As modern units go up, older housing empties


A private company hired to upgrade military housing at Fort Meade is struggling to rent out older units as it fixes them up and builds new ones, causing a revenue drain that could delay the decade-long, $400 million redevelopment.

More than 200 families have moved or are in the process of moving from outdated and undersized housing on the Army post to new residences constructed by Picerne Real Estate Group, the Warwick, R.I.-based company assigned to build or renovate more than 3,000 homes.

Now Picerne, which also manages the on-post housing, is having difficulty luring new residents to these now-vacant older homes, even after spending $27 million to fix them up.

As the on-post occupancy rate has dropped to 75 percent, the loss in rent, or military housing allowance, is cutting into Picerne's cash flow and might impede plans to replace additional older homes with new ones starting next year.

"The older homes not being occupied - is it a concern? ... It is a concern," said Bill Mulvey, a Picerne spokesman.

In light of military families' reluctance to live in the less spacious, older units, Picerne is seeking to fill the gap by allowing single soldiers and federal government employees to live at Fort Meade.

Among about 2,600 new and old housing units at Fort Meade, there are about 700 vacancies - all in older homes with an average age of 44 years.

Picerne has not found renters for many older units, even though the company is renovating them at a cost of $5,000 to $7,000 apiece. The number of vacancies is up from 551 in August 2002.

The company has begun a marketing campaign to attract residents. In addition to placing ads in area military publications, it has set up banners along routes 32 and 175 to attract Fort Meade civilian employees, many of whom work at the National Security Agency.

Picerne took over 2,612 homes at Fort Meade when it signed a 50-year partnership agreement with the Army in May 2002; of those, about 2,400 remain. All but 400 of these older units have been renovated with new paint, carpet, fixtures and appliances.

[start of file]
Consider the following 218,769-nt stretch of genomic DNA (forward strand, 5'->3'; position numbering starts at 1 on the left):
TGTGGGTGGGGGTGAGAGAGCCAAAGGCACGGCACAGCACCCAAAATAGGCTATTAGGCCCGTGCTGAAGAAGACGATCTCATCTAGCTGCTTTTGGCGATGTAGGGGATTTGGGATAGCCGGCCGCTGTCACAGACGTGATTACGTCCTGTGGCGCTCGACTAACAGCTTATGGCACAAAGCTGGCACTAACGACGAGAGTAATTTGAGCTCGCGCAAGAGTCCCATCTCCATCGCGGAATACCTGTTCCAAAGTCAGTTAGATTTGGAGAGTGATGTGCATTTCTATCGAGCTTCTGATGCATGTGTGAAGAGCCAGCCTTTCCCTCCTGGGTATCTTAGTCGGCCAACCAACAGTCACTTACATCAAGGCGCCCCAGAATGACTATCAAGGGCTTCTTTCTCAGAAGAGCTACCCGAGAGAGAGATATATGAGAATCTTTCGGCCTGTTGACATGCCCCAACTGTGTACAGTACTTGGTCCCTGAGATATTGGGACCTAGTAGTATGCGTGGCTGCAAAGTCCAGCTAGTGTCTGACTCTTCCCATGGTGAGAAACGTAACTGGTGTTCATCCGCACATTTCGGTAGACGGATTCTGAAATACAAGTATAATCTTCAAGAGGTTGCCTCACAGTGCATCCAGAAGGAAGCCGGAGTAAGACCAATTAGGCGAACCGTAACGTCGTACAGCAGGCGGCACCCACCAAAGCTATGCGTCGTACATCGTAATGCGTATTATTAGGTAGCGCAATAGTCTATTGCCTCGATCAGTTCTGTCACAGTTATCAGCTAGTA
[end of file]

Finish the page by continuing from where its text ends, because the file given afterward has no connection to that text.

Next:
New residents will be placed in the renovated homes. Most military families living in unrenovated units will have to stay where they are until newly built homes are ready for them.

Picerne's partnership with the Army is part of a program established by Congress in 1996 to turn over military housing to private industry. The company manages about 12,000 military housing units overall at Fort Meade; Fort Bragg, N.C.; and Fort Polk, La.

Picerne's plan to build 171 single-family homes and townhouses starting this year won't be delayed by the drop in rental revenue. But if occupancy rates don't rise to at least 90 percent by next year, Mulvey said, the schedule for replacing homes might be pushed back.

The lower occupancy rate - 75 percent versus 90 percent - is costing Picerne more than $500,000 in monthly gross income, company officials said.

Picerne had planned to finish construction of five on-post neighborhoods by 2012, but Mulvey said last week that timetable is uncertain until the occupancy issues are resolved. Homes will be opened up to single soldiers and federal employees for at least a few years, although retired military personnel remain excluded.

Picerne's marketing campaign promotes advantages of on-base housing: A gated community, convenient for those who work on post, with nearby shopping and day care options.

Still, many military families who are waiting for the new housing to go up are doing so from outside Fort Meade's gates. They are willing to pay hundreds of dollars more a month to enjoy the amenities they could have to wait years for on post. New developments in Odenton and elsewhere in western Anne Arundel County provide numerous options.